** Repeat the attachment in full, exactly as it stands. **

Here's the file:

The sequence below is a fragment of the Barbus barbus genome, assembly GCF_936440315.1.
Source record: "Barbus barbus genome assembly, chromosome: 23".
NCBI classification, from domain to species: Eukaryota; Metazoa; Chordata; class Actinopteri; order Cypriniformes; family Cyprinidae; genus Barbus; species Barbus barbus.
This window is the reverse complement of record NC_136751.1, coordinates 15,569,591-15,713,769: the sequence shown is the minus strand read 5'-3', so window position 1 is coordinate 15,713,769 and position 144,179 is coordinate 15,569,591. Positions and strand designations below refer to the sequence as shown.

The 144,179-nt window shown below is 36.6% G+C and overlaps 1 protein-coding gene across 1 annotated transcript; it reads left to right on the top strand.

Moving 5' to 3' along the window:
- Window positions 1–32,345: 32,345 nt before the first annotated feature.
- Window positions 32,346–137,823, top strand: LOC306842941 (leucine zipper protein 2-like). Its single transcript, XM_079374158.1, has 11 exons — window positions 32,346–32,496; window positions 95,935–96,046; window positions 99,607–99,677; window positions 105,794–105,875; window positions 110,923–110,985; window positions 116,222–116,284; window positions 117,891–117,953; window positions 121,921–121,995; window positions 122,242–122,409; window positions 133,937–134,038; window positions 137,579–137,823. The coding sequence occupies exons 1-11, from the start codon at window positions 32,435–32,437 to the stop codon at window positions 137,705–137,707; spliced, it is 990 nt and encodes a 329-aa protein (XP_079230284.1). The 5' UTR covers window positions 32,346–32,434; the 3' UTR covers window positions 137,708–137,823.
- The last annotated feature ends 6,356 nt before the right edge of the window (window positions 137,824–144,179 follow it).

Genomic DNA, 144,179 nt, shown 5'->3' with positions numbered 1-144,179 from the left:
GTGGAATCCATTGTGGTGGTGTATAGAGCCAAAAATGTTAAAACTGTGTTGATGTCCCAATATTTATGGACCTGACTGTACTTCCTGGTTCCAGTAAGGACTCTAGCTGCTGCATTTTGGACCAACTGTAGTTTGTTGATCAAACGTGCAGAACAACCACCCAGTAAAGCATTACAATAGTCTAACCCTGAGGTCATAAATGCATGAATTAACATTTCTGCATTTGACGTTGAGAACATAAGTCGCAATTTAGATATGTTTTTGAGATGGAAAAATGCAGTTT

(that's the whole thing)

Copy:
The sequence below is a fragment of the Barbus barbus genome, assembly GCF_936440315.1.
Source record: "Barbus barbus genome assembly, chromosome: 23".
NCBI classification, from domain to species: Eukaryota; Metazoa; Chordata; class Actinopteri; order Cypriniformes; family Cyprinidae; genus Barbus; species Barbus barbus.
This window is the reverse complement of record NC_136751.1, coordinates 15,569,591-15,713,769: the sequence shown is the minus strand read 5'-3', so window position 1 is coordinate 15,713,769 and position 144,179 is coordinate 15,569,591. Positions and strand designations below refer to the sequence as shown.

The 144,179-nt window shown below is 36.6% G+C and overlaps 1 protein-coding gene across 1 annotated transcript; it reads left to right on the top strand.

Moving 5' to 3' along the window:
- Window positions 1–32,345: 32,345 nt before the first annotated feature.
- Window positions 32,346–137,823, top strand: LOC306842941 (leucine zipper protein 2-like). Its single transcript, XM_079374158.1, has 11 exons — window positions 32,346–32,496; window positions 95,935–96,046; window positions 99,607–99,677; window positions 105,794–105,875; window positions 110,923–110,985; window positions 116,222–116,284; window positions 117,891–117,953; window positions 121,921–121,995; window positions 122,242–122,409; window positions 133,937–134,038; window positions 137,579–137,823. The coding sequence occupies exons 1-11, from the start codon at window positions 32,435–32,437 to the stop codon at window positions 137,705–137,707; spliced, it is 990 nt and encodes a 329-aa protein (XP_079230284.1). The 5' UTR covers window positions 32,346–32,434; the 3' UTR covers window positions 137,708–137,823.
- The last annotated feature ends 6,356 nt before the right edge of the window (window positions 137,824–144,179 follow it).

Genomic DNA, 144,179 nt, shown 5'->3' with positions numbered 1-144,179 from the left:
GTGGAATCCATTGTGGTGGTGTATAGAGCCAAAAATGTTAAAACTGTGTTGATGTCCCAATATTTATGGACCTGACTGTACTTCCTGGTTCCAGTAAGGACTCTAGCTGCTGCATTTTGGACCAACTGTAGTTTGTTGATCAAACGTGCAGAACAACCACCCAGTAAAGCATTACAATAGTCTAACCCTGAGGTCATAAATGCATGAATTAACATTTCTGCATTTGACGTTGAGAACATAAGTCGCAATTTAGATATGTTTTTGAGATGGAAAAATGCAGTTT